Today I am doing a follow up to Episode-1684- Making Dead Simple Ciders, Meads and Fruit Wines because I have been blown away by how many went out and gave it a shot. I have also gotten a lot of questions about it. I put out requests for questions on that episode and efforts so far and got a huge response, today I will attempt to answer most of those questions.
I do want to lead off with something to put everything here into context though. These quick simple small batches, especially the dump and pitch ciders are more like cooking a steak on the grill on a Wednesday night than say, making a fabulous full length roasted tenderloin, topped with onion and pepper oil along with an accompaniment fit for a Mongolian warlord! I’ll have to tell you guys how to do that some day.
The point is in one of those models you are just feeding yourself a damn good meal, you paid a fair price for a decent cut of meat, you grill it, done and you enjoy it that way. In the other you just dropped 200 bucks on one of the finest cuts of meat known to man. You are going to spend a lot more time and effort to make sure your meal comes out in a beyond blow your mind way.
These are simple quick ciders and wines, they serve two purposes…
- One – Daily drinkers, something to kick back on the porch with, enjoy the evening, or drink with buddies in the garage watching a game. Just like making burgers or steaks on the grill.
- Two – as ways to tweak a recipe, select a yeast, etc. before making a larger batch. Or to find an awesome recipe for yes, that very high end product. They key is with the same volume of ingredients that I could make a 5 gallon full run with I can make 5 test batches, in the very bottles they come in.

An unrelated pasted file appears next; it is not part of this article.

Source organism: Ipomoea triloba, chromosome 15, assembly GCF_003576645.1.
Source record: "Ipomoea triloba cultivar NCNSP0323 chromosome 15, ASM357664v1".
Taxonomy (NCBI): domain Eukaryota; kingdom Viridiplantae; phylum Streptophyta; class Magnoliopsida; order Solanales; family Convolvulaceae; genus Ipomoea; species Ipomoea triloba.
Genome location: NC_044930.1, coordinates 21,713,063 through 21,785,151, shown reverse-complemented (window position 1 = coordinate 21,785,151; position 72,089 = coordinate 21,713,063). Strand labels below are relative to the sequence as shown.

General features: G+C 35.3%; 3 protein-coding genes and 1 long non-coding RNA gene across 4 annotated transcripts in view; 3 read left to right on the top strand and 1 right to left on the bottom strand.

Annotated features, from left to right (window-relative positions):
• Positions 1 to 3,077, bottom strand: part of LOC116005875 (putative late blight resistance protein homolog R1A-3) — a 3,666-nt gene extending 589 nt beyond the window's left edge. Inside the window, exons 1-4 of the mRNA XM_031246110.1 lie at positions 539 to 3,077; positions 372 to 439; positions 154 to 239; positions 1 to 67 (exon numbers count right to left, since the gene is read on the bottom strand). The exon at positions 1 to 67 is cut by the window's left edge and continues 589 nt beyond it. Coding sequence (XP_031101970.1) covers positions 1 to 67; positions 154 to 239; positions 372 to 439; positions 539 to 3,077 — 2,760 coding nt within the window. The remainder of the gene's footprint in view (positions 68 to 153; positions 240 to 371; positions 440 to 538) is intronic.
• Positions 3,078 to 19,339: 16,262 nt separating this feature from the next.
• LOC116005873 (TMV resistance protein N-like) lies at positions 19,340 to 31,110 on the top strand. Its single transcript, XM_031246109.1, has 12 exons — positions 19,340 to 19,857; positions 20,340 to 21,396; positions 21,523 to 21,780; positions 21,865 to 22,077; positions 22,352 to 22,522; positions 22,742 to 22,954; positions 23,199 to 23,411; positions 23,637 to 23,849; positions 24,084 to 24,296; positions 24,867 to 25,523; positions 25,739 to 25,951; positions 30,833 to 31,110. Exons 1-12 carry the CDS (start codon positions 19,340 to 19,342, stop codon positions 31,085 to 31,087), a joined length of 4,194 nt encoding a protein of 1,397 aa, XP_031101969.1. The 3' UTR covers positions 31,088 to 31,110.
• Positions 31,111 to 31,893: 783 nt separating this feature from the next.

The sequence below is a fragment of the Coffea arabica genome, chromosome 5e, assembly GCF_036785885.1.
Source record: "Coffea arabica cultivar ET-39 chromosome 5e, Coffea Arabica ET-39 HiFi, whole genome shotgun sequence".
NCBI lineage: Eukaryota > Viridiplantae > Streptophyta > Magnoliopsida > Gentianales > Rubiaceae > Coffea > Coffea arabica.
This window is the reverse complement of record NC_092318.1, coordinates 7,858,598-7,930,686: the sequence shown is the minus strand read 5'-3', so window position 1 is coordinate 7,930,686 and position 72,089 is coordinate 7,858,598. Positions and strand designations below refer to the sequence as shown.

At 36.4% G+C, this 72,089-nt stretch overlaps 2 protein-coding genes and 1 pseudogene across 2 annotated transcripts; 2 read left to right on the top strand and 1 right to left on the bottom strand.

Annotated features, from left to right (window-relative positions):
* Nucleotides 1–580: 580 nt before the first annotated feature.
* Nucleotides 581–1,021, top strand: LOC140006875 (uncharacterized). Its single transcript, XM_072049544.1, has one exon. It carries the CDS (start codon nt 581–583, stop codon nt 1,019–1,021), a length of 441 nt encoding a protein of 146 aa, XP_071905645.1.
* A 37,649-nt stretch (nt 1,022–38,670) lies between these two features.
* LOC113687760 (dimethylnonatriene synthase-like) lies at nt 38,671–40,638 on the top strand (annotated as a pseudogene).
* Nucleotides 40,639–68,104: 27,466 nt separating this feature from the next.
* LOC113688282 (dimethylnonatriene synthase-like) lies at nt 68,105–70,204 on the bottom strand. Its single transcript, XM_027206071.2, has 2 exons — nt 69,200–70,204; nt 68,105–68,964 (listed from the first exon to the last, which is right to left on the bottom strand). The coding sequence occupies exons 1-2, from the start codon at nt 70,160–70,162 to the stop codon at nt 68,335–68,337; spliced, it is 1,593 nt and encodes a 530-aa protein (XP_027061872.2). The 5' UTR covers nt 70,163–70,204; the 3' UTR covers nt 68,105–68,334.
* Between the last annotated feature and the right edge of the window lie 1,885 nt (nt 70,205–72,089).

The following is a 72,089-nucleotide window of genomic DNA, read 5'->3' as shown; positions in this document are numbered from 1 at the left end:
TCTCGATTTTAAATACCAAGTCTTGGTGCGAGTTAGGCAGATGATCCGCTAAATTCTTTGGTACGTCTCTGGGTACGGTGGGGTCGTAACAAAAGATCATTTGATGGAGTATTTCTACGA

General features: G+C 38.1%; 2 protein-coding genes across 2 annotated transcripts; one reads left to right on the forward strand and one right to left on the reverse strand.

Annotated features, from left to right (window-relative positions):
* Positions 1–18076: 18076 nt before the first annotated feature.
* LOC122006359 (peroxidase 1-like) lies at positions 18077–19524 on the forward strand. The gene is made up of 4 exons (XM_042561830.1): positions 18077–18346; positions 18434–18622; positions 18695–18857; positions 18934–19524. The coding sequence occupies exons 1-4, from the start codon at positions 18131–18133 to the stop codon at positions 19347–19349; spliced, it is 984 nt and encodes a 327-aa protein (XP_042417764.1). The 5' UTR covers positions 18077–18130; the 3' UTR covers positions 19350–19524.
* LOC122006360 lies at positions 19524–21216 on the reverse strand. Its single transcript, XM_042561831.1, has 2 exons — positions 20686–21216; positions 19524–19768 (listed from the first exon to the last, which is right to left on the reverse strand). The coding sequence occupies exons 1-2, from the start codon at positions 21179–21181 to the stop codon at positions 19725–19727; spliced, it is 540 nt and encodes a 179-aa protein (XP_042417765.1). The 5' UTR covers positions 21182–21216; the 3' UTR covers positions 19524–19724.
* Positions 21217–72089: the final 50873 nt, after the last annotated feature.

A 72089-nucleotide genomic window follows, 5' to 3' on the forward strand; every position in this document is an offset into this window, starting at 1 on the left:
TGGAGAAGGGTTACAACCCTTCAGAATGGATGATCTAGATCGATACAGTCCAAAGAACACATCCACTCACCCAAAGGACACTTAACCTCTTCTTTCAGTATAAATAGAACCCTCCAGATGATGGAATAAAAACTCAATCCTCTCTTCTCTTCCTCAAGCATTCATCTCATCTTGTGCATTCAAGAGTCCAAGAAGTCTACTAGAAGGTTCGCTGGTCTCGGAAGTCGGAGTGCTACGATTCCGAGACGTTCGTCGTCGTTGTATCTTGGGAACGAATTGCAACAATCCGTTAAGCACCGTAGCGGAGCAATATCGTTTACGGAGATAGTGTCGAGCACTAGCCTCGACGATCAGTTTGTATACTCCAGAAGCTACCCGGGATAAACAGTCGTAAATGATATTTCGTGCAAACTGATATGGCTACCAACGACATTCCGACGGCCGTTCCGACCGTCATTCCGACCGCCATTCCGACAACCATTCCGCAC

What this means is that making ciders and meads like this can either lead to full on bad ass to the bone home vinting, mead and cider making. Or a path to really easy and fast daily drinkers, either bottled or kegged. Or just be a fun way to make and enjoy a few batches a year. It is all up to you. Just understand that is the angle my answers come from today.
I have been brewing beers, ciders, fruit wines, meads and blends there of since 1994, so that is 21 years. I have even produced a few award winning beers in my time.
I rank my experience as a brewer at a 8 of 10, mainly only because I have never done full mash. Cider I would rank as a 8 as well, mainly because I have never worked up to proper blending or real cider apples, something very hard to even get today. I would also give myself an 8 as a mead maker, only because I have seen what a 10 is and that isn’t it.
The point of all this isn’t I am awesome, it is more that this level of making ciders, wines and meads doesn’t qualify to me anyway for some of the higher levels of concern as producing the very best you are capable does. Again think of it as grilling steaks or good burgers or say chicken, vs. cooking a full on gourmet blow you away meal for a dinner party.
Final note on real wines, as in made from pressed grapes that are grown for the purpose of making wine, I would rate myself perhaps a 4! I know what to do, but it doesn’t interest me so I don’t do it, never have done it, have no real plans to do it. Hence all the little tricks and adjustments you learn by actually doing this stuff, I have no experience with in the “proper” world of wine.